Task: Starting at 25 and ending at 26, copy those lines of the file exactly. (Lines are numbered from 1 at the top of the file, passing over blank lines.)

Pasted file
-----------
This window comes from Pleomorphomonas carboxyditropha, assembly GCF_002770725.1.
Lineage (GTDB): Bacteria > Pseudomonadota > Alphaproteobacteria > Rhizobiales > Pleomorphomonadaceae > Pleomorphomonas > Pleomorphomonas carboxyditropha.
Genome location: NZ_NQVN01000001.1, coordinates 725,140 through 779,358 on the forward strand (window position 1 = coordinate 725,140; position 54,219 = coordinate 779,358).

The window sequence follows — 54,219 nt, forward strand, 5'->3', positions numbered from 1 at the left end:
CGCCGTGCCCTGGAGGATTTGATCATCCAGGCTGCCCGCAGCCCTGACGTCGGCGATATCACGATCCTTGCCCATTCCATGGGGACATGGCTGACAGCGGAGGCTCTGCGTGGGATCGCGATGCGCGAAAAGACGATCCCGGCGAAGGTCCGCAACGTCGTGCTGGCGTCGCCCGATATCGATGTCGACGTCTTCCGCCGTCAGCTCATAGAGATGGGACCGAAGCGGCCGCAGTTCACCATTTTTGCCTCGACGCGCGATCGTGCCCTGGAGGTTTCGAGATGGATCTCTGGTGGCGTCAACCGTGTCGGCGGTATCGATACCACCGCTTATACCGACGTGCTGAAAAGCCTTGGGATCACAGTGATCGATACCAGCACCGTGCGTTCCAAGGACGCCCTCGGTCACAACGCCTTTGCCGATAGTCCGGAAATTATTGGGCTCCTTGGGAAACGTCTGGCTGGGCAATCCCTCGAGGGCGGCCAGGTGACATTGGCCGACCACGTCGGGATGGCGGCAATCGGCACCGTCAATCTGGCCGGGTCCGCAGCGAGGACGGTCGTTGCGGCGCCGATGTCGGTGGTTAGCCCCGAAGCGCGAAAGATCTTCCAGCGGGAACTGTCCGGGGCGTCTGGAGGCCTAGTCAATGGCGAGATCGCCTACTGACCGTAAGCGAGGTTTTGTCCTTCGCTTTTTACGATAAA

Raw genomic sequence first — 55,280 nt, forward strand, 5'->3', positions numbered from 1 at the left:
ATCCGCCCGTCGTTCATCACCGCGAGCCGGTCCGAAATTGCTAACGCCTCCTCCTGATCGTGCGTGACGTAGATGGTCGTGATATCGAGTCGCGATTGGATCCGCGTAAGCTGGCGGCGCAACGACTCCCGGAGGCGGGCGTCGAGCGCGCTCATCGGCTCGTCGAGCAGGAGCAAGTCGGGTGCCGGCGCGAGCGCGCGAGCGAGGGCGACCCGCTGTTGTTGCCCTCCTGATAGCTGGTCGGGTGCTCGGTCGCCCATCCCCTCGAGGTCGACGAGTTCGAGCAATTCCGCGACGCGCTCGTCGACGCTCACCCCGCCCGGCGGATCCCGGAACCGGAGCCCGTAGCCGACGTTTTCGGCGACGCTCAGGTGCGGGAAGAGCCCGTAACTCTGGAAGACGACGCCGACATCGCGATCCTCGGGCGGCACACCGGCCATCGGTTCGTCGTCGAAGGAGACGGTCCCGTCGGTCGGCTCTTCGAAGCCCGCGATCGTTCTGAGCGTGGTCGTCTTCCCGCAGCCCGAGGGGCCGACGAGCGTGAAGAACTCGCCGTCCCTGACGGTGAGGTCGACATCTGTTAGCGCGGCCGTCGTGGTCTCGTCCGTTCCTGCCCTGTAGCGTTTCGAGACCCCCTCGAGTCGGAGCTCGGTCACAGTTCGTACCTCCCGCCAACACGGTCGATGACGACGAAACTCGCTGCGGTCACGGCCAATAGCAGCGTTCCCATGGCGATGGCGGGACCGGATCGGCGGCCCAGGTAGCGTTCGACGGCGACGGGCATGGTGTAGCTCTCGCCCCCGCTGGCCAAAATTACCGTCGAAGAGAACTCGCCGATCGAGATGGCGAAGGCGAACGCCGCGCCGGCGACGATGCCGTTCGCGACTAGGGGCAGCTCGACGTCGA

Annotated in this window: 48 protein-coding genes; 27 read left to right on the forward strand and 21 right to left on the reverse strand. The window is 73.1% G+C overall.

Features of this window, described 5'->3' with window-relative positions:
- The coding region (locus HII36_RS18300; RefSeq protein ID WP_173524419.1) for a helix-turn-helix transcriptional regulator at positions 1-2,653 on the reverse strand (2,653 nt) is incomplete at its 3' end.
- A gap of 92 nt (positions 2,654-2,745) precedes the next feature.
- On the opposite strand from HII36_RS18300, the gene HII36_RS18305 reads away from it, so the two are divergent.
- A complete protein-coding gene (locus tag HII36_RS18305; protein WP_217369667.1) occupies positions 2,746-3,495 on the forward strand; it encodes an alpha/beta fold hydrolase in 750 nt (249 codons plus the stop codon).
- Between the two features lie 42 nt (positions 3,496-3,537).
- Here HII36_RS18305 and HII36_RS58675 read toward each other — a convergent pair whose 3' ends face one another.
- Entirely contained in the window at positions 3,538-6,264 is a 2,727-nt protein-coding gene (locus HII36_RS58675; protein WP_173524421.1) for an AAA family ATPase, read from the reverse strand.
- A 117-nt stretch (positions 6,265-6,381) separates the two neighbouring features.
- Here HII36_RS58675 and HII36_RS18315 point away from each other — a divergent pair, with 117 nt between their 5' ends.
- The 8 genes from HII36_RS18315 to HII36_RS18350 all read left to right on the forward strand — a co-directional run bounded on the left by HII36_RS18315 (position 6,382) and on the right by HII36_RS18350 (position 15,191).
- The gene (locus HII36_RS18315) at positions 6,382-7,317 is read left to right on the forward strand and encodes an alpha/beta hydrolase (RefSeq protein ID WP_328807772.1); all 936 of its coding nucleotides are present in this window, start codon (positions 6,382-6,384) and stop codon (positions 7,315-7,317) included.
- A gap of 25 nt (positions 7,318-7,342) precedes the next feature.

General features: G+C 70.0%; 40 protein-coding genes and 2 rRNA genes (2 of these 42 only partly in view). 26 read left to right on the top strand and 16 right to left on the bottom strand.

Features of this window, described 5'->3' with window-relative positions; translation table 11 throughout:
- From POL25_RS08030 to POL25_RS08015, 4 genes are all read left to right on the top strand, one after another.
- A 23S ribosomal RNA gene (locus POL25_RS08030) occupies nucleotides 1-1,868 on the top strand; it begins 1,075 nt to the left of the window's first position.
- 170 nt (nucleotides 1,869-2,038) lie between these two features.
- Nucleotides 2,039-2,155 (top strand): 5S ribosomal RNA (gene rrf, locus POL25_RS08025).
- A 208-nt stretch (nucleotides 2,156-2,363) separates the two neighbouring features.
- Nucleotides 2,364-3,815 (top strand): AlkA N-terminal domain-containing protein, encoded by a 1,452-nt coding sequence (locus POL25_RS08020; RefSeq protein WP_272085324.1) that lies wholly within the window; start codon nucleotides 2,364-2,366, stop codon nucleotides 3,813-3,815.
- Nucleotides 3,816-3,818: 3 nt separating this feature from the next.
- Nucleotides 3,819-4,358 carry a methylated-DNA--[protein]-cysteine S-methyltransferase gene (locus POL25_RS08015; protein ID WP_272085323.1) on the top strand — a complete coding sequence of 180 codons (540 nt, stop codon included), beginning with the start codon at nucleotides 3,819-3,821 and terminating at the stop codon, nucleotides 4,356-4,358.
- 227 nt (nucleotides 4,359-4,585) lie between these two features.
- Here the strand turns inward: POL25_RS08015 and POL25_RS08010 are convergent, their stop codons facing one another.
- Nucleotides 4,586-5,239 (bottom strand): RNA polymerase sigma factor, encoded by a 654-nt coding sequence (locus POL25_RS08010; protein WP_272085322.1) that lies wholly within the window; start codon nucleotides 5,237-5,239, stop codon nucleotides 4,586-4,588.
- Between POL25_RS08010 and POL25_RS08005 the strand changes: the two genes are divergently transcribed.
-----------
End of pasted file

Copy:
- A 23S ribosomal RNA gene (locus POL25_RS08030) occupies nucleotides 1-1,868 on the top strand; it begins 1,075 nt to the left of the window's first position.
- 170 nt (nucleotides 1,869-2,038) lie between these two features.